Hi there, Perfectionist Mom. We know you well. We know how hard you try to hit the mark in every area of life: mothering, your career, homemaking, and serving your community. And we know how upset you are when one of the balls you’re constantly juggling tumbles to the ground in the form of a missed deadline, a drive-through dinner, or a ten-day backlog of laundry. The fact is—you’re hard on yourself. A little bit too hard.
As moms, we often cut others slack when we know they’ve tried, even if the outcome isn’t ideal. Why can’t we do the same for ourselves? Perfectionist moms live in a prison where tiny hiccups feel like disasters. It’s time we gave ourselves the same grace we extend to others. Do you need to cut yourself some slack in the following 7 areas?
1. Picture perfect homes
Repeat after me: the houses in the magazines (and the blogs) have been professionally styled for a photo shoot, and don’t look like that on a daily basis when real people are actually doing life in them. That home organization blogger? Her label maker may be her only friend. Moms can place a lot of pressure on ourselves to keep up a standard of domestic perfection that isn’t realistic. Chill out. It’s a place to live, not just a place to look at.
2. Nutrition guilt
We all want our children to be healthy and know that good nutrition is key. But what we need to shoot for is a good overall picture, where the majority of your child’s meals are healthy and well-balanced. Beating yourself up because once a week you shoot through a drive-through between a myriad of practices and lessons just to be able to feed them something isn’t necessary. And every meal you cook doesn’t have to be a culinary triumph. Some nights were just made for mac and cheese, and we like it that way (so do your kids).
3. The glamour gap
The media loves to laud celebrity moms and the way they make breezing around Manhattan and Beverly Hills with their adorable tots in tow look fashionable and effortless. We even drool over the super-fast pace at which famous moms get back into their skinny jeans after delivery. Hey, guess what? If you had a nanny, a personal trainer, a chef, and a stylist at your disposal, you could, too! Comparing yourself to those who have unlimited resources is a silly and defeating proposition. Out here in the real world, things take time. Strive to be healthy, and your best appearance will follow.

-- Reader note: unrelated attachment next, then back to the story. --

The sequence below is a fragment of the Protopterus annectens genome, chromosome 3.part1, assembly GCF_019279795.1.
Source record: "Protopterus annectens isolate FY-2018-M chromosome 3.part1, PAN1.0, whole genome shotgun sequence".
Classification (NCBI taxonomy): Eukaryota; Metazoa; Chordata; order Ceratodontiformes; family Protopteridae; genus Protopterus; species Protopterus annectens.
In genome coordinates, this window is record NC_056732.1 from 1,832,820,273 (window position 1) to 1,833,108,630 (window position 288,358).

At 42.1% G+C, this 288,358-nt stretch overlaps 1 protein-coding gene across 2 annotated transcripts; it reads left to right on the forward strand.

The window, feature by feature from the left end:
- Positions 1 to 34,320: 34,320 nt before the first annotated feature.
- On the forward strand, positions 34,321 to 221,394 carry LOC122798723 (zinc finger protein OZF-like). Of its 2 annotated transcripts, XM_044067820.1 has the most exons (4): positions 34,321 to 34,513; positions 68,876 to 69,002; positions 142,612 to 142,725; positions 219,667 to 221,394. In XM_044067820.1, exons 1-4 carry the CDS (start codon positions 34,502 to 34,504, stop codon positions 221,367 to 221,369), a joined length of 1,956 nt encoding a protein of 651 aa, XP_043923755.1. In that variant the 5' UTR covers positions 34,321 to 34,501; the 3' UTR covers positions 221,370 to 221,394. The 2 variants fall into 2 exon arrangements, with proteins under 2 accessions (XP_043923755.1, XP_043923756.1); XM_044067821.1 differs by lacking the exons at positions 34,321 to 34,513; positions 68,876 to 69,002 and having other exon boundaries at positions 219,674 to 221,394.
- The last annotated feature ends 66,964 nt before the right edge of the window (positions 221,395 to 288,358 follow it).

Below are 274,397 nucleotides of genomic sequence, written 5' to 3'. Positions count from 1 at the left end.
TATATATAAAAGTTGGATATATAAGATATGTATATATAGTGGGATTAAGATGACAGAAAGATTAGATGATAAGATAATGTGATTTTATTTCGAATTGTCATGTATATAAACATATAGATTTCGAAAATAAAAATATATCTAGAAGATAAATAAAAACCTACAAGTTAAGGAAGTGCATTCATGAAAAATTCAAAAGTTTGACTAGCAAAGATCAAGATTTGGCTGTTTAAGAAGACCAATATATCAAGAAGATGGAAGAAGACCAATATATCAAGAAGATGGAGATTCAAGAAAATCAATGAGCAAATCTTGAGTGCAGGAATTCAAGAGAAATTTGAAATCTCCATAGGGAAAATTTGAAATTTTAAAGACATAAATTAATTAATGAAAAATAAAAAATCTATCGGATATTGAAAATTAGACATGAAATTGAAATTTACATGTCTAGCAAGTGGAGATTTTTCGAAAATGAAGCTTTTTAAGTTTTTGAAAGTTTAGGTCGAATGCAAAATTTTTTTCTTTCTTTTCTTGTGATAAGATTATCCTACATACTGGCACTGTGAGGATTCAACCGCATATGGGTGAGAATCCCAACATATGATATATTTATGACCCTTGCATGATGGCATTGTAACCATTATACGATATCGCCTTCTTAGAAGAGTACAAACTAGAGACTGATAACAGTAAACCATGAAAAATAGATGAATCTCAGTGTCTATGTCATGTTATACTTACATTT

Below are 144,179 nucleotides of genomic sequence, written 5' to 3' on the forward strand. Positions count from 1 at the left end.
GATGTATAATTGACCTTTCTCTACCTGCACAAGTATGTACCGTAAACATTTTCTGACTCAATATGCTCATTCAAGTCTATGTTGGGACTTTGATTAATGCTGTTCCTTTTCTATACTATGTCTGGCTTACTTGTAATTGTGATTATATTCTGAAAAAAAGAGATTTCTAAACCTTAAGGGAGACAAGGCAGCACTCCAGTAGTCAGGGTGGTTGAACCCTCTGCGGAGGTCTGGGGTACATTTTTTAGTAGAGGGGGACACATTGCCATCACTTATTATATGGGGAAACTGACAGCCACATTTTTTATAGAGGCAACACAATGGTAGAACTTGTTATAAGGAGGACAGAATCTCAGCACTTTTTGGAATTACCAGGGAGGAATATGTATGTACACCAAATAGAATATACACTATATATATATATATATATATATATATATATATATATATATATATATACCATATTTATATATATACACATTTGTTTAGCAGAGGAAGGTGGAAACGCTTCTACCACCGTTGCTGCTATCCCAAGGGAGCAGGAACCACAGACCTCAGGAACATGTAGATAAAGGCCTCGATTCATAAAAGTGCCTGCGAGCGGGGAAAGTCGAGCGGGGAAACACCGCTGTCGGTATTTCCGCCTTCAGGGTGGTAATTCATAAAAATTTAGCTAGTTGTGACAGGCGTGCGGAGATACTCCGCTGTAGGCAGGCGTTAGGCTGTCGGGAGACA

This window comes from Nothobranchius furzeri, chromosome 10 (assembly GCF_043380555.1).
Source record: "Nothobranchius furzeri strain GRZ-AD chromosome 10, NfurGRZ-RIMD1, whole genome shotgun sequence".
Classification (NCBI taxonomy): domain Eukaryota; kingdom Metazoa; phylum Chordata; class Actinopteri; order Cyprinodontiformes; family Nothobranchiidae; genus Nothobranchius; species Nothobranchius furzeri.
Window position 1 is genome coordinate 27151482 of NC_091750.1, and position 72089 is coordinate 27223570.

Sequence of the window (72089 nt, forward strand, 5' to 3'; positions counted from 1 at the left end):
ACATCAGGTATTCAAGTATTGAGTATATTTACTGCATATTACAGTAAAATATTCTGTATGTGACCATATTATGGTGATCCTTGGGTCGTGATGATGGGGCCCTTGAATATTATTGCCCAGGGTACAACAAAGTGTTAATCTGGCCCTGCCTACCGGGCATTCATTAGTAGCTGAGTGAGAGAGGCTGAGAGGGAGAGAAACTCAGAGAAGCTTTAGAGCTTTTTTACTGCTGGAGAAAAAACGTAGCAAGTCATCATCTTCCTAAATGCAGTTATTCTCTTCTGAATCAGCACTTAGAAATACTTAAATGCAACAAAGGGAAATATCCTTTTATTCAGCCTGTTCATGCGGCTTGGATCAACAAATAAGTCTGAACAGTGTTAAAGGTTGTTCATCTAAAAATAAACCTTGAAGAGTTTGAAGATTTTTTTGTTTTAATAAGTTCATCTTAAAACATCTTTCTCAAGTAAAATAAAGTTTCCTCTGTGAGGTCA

4. Craft deficit
True confession: I am not a crafty person. I hate hot glue guns, felt, colored paper, pipe cleaners…you get the picture. And having children didn’t miraculously change this about me. I’d rather be reading, frankly. So when you’re looking at Pinterest and thinking, Am I really supposed to make groundhog cupcakes using fondant icing and Chiclets for groundhog teeth for my kid’s class for Groundhog Day??…the answer is no. I promise you, there’s some crafty mom in the class who’ll be ecstatic to pick up your slack, and will probably make matching construction paper groundhog hats. And that’s okay.
5. “Mommy Wars” guilt
Whether you’ve chosen to pursue a full-time career, work part-time, work from home, or pour all of your energy into your parenting and homemaking, you really don’t owe the world an explanation. There are lots of factors that go into each family’s decision regarding work-life balance, and the only people you’re accountable to are your husband and children. So if your arrangement is one that all of you are happy with (even if it’s hard sometimes—because everything is hard sometimes), don’t waste your time fretting about the opinions of others.
6. Volunteer avalanche
You’re child is a Girl Scout? Great, we need another troop leader! They need a fall festival chairman at the school—why don’t you take it on? You’d be great! Time for VBS at church—calling all moms! It’s great to pitch in around the community, and everyone should find some way to help out. But some moms believe that every need is their personal calling, and wind up drastically overloaded with volunteer work. It’s okay to say no sometimes! Only you know what other commitments you already have on your plate, and whether you can handle anything more. If you find it impossible to say “no” altogether, try starting with, “I can’t commit to that right now—maybe next year/season/semester.” Baby steps, mom.
7. Parenting perfectionist
So you forgot to check your 3rd grader’s homework last night. Trust us, the world will not end. The kids watched a movie that had a scene in it you didn’t expect, even after reading the reviews. It’s unfortunate, but it happens. Even the most committed and faithful parents drop the ball every now and then. If you never do, you may be wound a tad too tight. Parenting is about doing your best at a job in which the target is constantly moving and the variables are constantly changing—and that’s hard for anyone. Do your best, learn from the mistakes, and move on.
Parenting is about doing your best at a job in which the target is constantly moving and the variables are constantly changing—and that’s hard for anyone.
Tell us! Where do you need to cut yourself some slack?
Dana Hall McCain writes about marriage, parenting, faith and wellness. She is a mom of two, and has been married to a wonderful guy for over 18 years.